Nikon 1 J1

Theano Nikitas
20 February, 2012
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Nikon 1 J1



Very small form factor; fast; advanced video features


Less than stellar video/audio quality; menu dependent for most functions; minimal external controls



The J1 is the smaller and more affordable of the two Nikon 1 mirrorless interchangeable lens cameras – a market segment also known as Compact System Cameras.

Both it and the V1 were designed from the ground up around a 10 megapixel (effective) CMOS sensor and feature a new lens mount and a few matching lenses.

In many ways, the J1 is an entry-level camera, particularly for those who want to move up from a point and shoot model, but it has enough manual controls to attract more experienced users as well.

There are four 1 NIKKOR lenses available to use with the J1: VR 10-30mm, VR 30-110mm, 10mm and 10-100mm PD-ZOOM. Nikon has also released an adaptor for Nikkor E-FS lenses, expanding the range of glass for the J1.

Available in white, black, red, silver or pink, the Nikon 1 J1 body is tiny but well built. Although it measures a mere 10.6cm x 6cm x 3cm and weighs only 235g, most of its lenses prevent the J1 from being pocketable.

Unlike the V1, the Nikon 1 J1 does not have a viewfinder and is equipped with a petite built-in flash.

Operation is pretty straightforward, although consumers should at least browse the user manual to understand what lies beneath the options on the mode dial: Motion Snapshot, Smart Photo Selector, Still Image and Movie. The J1 is menu-dependent for anything above the basics, including exposure modes.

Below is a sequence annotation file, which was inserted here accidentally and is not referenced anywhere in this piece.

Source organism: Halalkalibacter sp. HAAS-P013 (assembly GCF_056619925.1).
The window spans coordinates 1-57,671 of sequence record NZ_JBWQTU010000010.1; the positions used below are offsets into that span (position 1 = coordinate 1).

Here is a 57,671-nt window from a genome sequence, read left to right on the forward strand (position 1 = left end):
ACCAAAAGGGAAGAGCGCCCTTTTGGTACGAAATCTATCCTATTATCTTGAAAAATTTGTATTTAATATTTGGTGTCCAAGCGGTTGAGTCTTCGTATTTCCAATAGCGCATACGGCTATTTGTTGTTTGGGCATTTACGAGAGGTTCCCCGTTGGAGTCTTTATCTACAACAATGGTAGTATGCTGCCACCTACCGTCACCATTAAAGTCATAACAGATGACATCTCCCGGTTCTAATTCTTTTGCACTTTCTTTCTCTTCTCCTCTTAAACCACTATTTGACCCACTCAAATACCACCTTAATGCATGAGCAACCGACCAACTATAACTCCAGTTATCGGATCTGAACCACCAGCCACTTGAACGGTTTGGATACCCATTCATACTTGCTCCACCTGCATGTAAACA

While the control layout is designed for simplicity, the camera is well stocked with features, including manual and semi-manual exposure controls, RAW capture and Full-HD video. In addition to a full complement of video controls (including manual exposure and AF), the J1 offers a few non-standard movie options, including slow-motion video at frame rates of 400 or 1200.

Autofocus is fast thanks to a hybrid AF system that utilises phase detection or contrast-detect AF, depending on the lighting conditions. Unfortunately, it sometimes locked AF in the wrong place, but most test shots were accurately focused.

Continuous shooting starts at five frames per second at full resolution with autofocus, but can zip along as fast as 60fps. The Smart Photo Selector captures a burst of up to 20 frames and then selects the five best shots.

We found that the J1’s images looked best when captured under bright lighting conditions. Most shots produced respectable detail and colour rendition was good, with relatively rich and saturated colours. Unfortunately, the tiny flash didn’t help much in low light, even after going into the menu system to increase its intensity.

Given the camera’s relatively small sensor, image noise was an issue. Pixel-peepers will spy shadow noise at its lowest ISO (100) but it’s not bad. Increase the ISO and noise levels rise, of course, so it’s best to keep it lower than 800 or shoot in RAW and process the images to reduce noise.

Video quality isn’t great, particularly in low light, but is more than sufficient for entertaining family and friends, particularly when shared on the computer. And, despite its ability to capture stereo sound, the audio track wasn’t stellar.

Macworld Australia’s buying advice.

Given the strong competition in this category and the smaller sensor size, the Nikon 1 J1 may not be for all buyers. But it’s a fun camera to shoot with and, in many ways, the little J1 can hold its own.



One Comment

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  1. Charles H Frost says:

    I have purchased a Nikon 1 J1 (black) camera with 2 lenses.
    Nikon 10mm Lens
    Nikon 10-30mm lens.

    I am wishing to purchase a leather or leatherette case for the camera and cases to hold the two lenses separately (or perhaps the Nikon 10-30 lens only).

    Please advise on availability and price of the Camera case plus a case to hold the Nikon 10-30mm lens.
    The nearest Ted’s store to where I live is Maroochydore, or Harvey Norman where I purchased the Camera I Morayfield. Case colours to be Black or leather colour.

    Charles H Frost

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